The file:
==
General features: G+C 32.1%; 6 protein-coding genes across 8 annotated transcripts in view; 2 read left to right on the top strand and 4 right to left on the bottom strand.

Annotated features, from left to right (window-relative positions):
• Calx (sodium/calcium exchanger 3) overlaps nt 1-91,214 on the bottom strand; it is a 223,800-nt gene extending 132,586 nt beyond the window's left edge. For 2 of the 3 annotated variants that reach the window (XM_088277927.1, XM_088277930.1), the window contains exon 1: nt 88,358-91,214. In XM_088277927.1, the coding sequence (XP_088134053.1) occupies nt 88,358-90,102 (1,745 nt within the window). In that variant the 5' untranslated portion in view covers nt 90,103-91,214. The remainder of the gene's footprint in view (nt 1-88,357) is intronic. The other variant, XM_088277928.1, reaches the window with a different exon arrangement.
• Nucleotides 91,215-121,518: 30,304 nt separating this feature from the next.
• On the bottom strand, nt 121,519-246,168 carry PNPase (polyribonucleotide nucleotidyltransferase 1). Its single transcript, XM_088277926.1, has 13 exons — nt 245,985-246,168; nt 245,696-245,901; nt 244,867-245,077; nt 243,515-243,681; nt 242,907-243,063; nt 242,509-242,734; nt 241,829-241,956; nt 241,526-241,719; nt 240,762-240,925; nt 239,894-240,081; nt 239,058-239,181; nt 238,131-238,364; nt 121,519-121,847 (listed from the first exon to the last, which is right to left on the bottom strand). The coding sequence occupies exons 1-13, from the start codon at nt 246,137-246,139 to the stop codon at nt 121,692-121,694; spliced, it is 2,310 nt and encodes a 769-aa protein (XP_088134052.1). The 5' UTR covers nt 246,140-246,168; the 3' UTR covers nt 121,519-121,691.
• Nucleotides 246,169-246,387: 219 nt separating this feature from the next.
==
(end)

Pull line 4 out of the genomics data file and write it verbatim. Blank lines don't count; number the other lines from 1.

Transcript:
• Nucleotides 91,215-121,518: 30,304 nt separating this feature from the next.